The Oakland Tribune says Governor Brown cynically undermines his own pension reform law

The article says that because the Governor objected to only 1 of the 99 forms of employee pay the CalPERS Board recently determined to be pensionable, the Governor has given “tacit consent” to the other 98 The article also says that apparently no one bothered to calculate the cost of adding the 99 pay items.(More)
 
On-line non-profit Pension 360 news source reports that credit rating agency says CalPERS decision will increase pension liabilities and costs

This news source reports the following partial statement from Fitch:   The expanded definition of pensionable compensation exposes public employers to higher pension liabilities and contribution expenses, and appears to be a step backward from recent reforms. The Public Employees’ Pension Reform Act of 2013 (PEPRA) narrowed the definition of pensionable compensation for public employees in an effort to address “pension spiking,” the inflation of base pay for purposes of pension benefit calculations. This decision expands the definition of pensionable compensation, in apparent conflict with PEPRA, and will increase pension costs for public employers if implemented.The magnitude of impact from this decision is not yet clear, but it raises more questions about the sustainability of California’s pension reform efforts, which continue to face legal and institutional challenges.Particularly worrisome to Fitch is the absence of detailed information on the analysis of its projected costs.(More)
 
There they (CalPERS) go again


This Fox and Hounds web article says the CalPERS Board ignored the Governor and legislature when it recently vote to “spike” pension benefits by categorizing 99 pay components as compensation.  It says the State’s elected leaders and taxpayers must not accept this CalPERS action. (More)
 
City of Villa Park explores pulling out of CalPERS
 
Officials in Villa Park are considering pulling the tiny California city from Calpers, saying the monthly costs of the state's giant public pension system are crippling the municipal budget.  But Villa Park fears that pulling out of its contract with the California Public Employees' Retirement System could be prohibitively expensive because of a termination fee that could exceed the city's annual budget. (More)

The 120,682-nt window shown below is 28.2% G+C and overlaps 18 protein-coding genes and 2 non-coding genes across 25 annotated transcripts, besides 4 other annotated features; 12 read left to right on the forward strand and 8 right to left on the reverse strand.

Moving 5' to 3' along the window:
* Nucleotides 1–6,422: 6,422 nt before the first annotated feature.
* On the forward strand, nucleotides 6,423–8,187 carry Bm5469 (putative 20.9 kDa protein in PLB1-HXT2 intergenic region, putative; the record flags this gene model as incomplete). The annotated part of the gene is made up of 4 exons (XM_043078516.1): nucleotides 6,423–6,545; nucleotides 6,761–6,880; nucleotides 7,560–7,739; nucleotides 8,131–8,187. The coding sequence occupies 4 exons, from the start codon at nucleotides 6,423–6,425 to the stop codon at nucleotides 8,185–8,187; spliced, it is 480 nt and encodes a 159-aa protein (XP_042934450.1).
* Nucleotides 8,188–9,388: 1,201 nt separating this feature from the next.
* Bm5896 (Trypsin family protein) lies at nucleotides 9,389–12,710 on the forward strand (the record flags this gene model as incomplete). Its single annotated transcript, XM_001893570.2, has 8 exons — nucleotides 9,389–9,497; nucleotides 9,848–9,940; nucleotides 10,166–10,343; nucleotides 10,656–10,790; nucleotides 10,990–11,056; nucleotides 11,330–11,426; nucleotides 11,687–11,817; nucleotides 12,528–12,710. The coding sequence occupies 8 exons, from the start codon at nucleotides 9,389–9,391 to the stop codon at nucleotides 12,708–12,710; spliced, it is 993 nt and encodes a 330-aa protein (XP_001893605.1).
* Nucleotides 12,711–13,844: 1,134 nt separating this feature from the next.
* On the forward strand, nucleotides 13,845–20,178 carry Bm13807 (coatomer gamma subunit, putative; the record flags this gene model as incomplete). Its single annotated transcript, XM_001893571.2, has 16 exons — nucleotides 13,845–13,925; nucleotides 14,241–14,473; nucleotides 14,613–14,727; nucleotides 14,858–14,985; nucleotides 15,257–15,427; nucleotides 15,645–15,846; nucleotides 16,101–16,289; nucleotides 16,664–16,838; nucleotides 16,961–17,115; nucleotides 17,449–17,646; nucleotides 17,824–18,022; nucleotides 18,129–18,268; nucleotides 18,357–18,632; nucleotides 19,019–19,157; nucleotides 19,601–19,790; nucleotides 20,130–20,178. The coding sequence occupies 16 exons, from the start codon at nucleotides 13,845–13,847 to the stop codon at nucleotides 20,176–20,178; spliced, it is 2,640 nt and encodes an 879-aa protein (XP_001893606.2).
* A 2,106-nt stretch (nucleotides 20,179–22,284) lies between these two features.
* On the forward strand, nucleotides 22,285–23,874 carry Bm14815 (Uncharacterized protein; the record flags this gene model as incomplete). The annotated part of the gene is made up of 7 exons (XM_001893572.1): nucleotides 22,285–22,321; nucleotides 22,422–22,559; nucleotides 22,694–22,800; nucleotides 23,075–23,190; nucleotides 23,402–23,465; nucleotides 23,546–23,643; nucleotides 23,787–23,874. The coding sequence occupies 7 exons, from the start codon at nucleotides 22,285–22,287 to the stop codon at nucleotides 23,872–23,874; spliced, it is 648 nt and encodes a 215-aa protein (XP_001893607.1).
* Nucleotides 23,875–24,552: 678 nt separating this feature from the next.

Guest Commentary:  Scapegoating on pensions doesn’t fix California’s retirement-security crisis
 
Ventura County citizens scored a victory earlier this month when a Superior Court Judge affirmed that any changes to the county pension plan must be made through the collective bargaining process — not at the ballot box. Actuarial analyses showed that closing the existing retirement plans and forcing new employees into risky 401(k) style plans would increase immediate costs to taxpayers, while forcing new employees to put their retirement security at risk in the hands of Wall Street.  The ruling reaffirms what public employees have been saying for years — there are existing mechanisms in place to make changes to public retirement funds. The place to do it as at the bargaining table, not by demagoguing public employees in a political campaign. ------------ Who would you rather have in charge of your retirement portfolio, CalPERS or the Wall Street bankers who raked in billions in fees while creating the financial crisis? (More)